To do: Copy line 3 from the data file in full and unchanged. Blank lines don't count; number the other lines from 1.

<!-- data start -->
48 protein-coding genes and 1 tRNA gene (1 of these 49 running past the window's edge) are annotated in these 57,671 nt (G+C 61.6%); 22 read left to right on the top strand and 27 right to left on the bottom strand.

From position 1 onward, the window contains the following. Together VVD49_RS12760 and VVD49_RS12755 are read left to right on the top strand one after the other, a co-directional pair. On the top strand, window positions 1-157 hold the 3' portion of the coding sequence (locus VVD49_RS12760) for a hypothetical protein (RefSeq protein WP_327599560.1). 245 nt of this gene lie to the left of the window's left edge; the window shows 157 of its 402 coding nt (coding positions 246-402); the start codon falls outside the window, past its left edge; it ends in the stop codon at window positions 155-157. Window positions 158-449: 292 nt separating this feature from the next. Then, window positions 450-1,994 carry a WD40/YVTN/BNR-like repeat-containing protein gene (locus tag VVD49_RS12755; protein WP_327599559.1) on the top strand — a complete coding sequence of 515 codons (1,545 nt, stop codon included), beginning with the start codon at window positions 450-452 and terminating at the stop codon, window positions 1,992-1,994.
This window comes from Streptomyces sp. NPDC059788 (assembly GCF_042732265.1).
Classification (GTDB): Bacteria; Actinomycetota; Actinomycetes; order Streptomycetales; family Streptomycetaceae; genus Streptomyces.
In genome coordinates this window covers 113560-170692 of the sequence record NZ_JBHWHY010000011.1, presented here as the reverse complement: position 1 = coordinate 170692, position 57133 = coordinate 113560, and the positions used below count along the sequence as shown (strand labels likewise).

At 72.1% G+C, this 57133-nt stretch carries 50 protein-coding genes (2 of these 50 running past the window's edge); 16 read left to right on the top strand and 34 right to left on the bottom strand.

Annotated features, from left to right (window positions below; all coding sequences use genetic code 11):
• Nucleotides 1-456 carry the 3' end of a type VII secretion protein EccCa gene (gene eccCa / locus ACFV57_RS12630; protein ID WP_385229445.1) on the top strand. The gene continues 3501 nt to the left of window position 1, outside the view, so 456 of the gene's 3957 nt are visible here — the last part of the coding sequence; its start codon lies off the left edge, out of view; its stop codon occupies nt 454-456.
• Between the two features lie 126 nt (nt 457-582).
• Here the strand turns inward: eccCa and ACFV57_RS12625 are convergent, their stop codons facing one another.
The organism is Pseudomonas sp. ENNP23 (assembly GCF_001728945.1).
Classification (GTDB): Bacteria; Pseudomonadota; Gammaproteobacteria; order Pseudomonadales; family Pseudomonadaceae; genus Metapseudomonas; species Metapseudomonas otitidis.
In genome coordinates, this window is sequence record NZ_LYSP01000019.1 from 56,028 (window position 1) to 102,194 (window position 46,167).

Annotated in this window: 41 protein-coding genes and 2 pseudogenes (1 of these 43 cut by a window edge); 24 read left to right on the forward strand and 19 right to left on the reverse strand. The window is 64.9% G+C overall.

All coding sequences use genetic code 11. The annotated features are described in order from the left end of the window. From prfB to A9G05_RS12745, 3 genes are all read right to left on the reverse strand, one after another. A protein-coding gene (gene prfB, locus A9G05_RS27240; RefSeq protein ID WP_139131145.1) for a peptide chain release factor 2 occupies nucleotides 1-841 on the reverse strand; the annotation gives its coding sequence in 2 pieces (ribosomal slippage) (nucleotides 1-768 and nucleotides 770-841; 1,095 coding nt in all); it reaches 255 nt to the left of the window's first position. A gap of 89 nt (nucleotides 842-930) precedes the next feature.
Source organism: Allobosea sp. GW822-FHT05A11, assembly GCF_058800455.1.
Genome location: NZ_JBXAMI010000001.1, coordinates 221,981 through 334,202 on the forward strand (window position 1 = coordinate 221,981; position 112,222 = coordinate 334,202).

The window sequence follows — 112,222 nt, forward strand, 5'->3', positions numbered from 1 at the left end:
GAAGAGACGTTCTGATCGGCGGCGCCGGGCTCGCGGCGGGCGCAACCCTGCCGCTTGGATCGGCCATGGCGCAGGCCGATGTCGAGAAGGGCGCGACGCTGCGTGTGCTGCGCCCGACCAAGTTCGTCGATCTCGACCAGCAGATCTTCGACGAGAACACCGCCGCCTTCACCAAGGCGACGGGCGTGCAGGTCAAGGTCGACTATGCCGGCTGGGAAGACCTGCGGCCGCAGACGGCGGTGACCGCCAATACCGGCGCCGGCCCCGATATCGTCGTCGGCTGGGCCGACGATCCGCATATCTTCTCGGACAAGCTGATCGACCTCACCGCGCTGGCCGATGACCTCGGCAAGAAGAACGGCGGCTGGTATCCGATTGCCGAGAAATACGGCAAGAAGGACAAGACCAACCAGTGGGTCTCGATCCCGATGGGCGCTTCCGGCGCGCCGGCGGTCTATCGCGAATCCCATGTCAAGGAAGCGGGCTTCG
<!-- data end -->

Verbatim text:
This window comes from Streptomyces sp. NPDC059788 (assembly GCF_042732265.1).